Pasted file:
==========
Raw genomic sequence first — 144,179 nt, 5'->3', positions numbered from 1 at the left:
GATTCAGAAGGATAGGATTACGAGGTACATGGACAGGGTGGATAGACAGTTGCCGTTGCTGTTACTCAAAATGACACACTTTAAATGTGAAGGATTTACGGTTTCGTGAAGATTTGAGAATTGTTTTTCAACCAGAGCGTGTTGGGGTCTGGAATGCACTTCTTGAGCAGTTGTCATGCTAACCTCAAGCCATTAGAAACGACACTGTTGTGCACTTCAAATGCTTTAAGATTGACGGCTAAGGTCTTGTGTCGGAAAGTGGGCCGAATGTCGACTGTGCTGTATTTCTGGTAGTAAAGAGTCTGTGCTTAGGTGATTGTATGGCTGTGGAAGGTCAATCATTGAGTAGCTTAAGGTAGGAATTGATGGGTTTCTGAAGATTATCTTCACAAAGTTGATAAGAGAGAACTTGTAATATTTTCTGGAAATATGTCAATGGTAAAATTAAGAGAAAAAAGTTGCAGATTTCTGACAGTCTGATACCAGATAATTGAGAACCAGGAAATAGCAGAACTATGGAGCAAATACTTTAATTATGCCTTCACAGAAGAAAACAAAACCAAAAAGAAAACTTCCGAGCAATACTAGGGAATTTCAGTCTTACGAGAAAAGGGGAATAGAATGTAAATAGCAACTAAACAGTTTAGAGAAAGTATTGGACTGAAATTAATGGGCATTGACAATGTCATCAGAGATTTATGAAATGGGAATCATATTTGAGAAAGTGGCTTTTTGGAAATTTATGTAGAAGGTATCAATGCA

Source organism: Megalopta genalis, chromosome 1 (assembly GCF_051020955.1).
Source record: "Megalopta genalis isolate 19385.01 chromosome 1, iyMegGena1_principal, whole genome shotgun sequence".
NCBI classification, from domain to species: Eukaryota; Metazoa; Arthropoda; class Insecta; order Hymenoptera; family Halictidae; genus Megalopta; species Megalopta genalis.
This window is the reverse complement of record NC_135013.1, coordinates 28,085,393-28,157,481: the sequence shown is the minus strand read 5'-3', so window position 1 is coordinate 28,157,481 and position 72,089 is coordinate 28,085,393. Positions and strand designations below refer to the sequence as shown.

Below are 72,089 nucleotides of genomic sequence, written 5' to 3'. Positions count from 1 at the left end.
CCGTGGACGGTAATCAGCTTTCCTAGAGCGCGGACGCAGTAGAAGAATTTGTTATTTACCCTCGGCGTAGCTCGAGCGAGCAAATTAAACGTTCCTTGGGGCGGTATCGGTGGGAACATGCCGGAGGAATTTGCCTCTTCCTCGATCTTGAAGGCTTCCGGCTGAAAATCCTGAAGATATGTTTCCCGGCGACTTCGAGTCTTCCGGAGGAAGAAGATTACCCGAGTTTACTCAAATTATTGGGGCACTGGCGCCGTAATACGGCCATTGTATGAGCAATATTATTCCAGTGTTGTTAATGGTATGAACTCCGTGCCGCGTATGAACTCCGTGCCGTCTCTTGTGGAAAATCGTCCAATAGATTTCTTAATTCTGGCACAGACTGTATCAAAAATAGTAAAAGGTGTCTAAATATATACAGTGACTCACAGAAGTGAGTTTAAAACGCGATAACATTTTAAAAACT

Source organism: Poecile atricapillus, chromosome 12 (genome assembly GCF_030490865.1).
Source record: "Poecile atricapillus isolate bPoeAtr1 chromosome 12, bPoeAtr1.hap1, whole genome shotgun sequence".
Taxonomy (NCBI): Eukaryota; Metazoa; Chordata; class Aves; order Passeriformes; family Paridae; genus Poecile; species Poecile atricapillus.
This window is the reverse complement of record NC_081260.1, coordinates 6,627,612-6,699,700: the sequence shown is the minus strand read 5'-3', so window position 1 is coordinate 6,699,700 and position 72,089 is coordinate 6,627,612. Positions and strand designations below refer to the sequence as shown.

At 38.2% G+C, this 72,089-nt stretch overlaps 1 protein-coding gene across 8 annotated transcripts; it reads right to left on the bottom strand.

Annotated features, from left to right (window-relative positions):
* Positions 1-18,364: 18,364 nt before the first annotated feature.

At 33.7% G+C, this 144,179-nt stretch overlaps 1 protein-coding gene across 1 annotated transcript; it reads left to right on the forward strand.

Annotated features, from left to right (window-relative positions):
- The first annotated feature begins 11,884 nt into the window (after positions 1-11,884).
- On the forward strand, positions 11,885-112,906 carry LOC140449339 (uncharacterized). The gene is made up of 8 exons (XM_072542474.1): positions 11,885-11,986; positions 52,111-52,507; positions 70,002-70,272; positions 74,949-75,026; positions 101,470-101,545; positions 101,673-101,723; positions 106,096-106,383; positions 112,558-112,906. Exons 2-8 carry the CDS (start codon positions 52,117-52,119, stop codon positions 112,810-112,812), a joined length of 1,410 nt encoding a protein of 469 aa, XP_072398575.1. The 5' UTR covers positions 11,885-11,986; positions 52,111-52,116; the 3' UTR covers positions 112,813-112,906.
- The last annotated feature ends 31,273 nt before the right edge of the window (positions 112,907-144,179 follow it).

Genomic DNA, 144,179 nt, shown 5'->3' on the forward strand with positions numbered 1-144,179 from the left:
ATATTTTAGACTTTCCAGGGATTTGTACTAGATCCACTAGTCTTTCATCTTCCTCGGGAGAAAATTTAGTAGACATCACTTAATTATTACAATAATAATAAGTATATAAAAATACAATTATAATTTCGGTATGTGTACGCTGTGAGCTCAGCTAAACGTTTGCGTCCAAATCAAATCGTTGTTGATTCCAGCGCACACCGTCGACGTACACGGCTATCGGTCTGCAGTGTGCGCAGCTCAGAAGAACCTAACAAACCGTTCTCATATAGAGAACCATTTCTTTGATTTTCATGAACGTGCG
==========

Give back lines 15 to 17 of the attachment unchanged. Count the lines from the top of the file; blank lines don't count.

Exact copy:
* Positions 1-18,364: 18,364 nt before the first annotated feature.

At 33.7% G+C, this 144,179-nt stretch overlaps 1 protein-coding gene across 1 annotated transcript; it reads left to right on the forward strand.

Annotated features, from left to right (window-relative positions):